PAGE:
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Author Topic: Greatest Western.  (Read 24137 times)
titoli
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« Reply #15 on: December 31, 2009, 08:51:15 AM »

Yeh, that quote seems to imply that all Spaghetti Westerns are American because they are Westerns!  Grin

 Cheesy

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Novecento
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« Reply #16 on: December 31, 2009, 08:54:41 AM »

Perhaps of relevance here is Leone's response to Simsolo's questioning as to whether "Once Upon a Time in America" is the most Italian of American films or the most American of Italian films. Leone responds that it is the latter.

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titoli
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« Reply #17 on: December 31, 2009, 09:13:47 AM »

What I find ridiculous is taking seriously these folks. Anyway, I repost the Anica (official register of italian movies) which states that the american Paramount is an "associated producer" to the main ones which are italians. And consequently the nationality of the movie is italian:


http://www.anica.it/arc/1968/68ag2291.thtml


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Novecento
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« Reply #18 on: December 31, 2009, 11:16:30 AM »

It goes without saying (especially on this forum) that Once Upon a Time in the West is a truly brilliant film. Therefore it is great that any big institution takes it seriously enough to preserve. Although I am with Titoli (and indeed Leone from what can be extrapolated from his comments on OUATIA) that Once Upon a Time in the West is primarily an Italian movie, fundamentally the film's "nationality" does not matter but rather simply that this monumental masterpiece gets the recognition it deserves.

« Last Edit: January 10, 2010, 02:53:17 PM by Novecento » Logged
Groggy
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« Reply #19 on: December 31, 2009, 11:35:34 AM »

Yeh, that quote seems to imply that all Spaghetti Westerns are American because they are Westerns!  Grin

Not even close.

This film was directly financed by an American company, unlike his earlier films, which were produced by a consortium of European production companies and later released through United Artists. By most standards employed that's enough to consider it at least partly an American film.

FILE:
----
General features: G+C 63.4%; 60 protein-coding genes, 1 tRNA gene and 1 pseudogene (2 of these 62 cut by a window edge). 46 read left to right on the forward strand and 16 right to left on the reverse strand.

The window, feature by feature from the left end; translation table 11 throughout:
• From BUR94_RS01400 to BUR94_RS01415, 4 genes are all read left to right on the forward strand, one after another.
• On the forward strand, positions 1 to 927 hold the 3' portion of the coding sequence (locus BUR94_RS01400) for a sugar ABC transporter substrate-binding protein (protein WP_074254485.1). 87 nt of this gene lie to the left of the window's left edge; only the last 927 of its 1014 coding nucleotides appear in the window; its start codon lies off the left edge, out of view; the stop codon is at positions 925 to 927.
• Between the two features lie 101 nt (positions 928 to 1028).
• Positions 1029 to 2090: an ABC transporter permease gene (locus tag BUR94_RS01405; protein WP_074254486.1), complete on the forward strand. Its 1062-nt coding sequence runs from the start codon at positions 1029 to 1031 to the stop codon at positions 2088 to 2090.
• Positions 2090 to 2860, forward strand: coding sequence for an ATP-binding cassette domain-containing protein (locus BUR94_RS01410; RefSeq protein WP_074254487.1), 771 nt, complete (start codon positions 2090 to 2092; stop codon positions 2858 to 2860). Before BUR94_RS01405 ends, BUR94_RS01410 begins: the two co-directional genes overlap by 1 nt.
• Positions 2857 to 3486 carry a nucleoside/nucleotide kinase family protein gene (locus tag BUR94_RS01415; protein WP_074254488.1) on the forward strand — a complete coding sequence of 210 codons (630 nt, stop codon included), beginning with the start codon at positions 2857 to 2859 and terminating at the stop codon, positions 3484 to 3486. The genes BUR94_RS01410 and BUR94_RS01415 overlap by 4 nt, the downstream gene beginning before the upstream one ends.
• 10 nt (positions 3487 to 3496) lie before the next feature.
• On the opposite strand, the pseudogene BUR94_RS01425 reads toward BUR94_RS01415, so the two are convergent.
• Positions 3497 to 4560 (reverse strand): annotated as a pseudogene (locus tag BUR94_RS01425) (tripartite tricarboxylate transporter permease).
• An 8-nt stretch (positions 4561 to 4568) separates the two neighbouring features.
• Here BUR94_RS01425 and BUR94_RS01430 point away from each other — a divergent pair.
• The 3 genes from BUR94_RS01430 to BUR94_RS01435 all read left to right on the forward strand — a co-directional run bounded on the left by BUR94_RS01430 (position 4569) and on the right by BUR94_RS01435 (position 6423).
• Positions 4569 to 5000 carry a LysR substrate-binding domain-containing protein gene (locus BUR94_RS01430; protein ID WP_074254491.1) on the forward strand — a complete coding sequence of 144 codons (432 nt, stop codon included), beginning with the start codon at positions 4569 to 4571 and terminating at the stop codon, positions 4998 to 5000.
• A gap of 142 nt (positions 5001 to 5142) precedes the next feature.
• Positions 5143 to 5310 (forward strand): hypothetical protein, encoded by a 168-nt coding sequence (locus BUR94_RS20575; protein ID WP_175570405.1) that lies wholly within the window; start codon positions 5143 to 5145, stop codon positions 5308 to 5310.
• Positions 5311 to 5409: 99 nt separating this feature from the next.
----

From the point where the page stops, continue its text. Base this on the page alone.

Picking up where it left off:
« Last Edit: December 31, 2009, 11:37:30 AM by Groggy » Logged


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Novecento
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« Reply #20 on: December 31, 2009, 12:37:34 PM »

Not even close.

Well I did say "seems to imply". That is to say that whatever their intended meaning may have been, the sentence "Disdained as "Spaghetti Westerns" when they first appeared in American movie theaters, the best of these films, such as "Once Upon a Time in the West," are now recognized as among the greatest achievements of the Western movie genre" could be read to mean that films like OUATITW came from elsewhere (i.e. Italy) and were not appreciated but are in fact Westerns.

This film was directly financed by an American company, unlike his earlier films, which were produced by a consortium of European production companies and later released through United Artists. By most standards employed that's enough to consider it at least partly an American film.

I don't disagree with you here Groggy, but the key word is "partly" and that part was limited to the financial and not all of it in any case.

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« Reply #21 on: December 31, 2009, 12:47:52 PM »

What I find ridiculous is taking seriously these folks. Anyway, I repost the Anica (official register of italian movies) which states that the american Paramount is an "associated producer" to the main ones which are italians. And consequently the nationality of the movie is italian:


http://www.anica.it/arc/1968/68ag2291.thtml


All that this proves is that OUATITW can also be considered an Italian film. But it cannot be considered exclusively Italian, as it is recognized in the US (with good reason) as an American film. Perhaps this is as fruitless a dispute as trying to decide if T.S. Eliot were an American or an English poet. In one sense, as Novecento points to, it really doesn't matter: great art transcends nationalities, even cultures.

However, in the case of Leone's film, it can be helpful to maintain a distinction between West and the films that SL made before he became an international (not merely European) auteur. There are pretensions in West that the maker of the Dollars films would never have aspired to. And although I would never characterize SL at any point in his career as having been a maker of "Spaghetti Westerns," the arrival of West certainly highlighted the fact that he was operating on an entirely different plane than those working in the SW ghetto.

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titoli
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« Reply #22 on: December 31, 2009, 03:34:41 PM »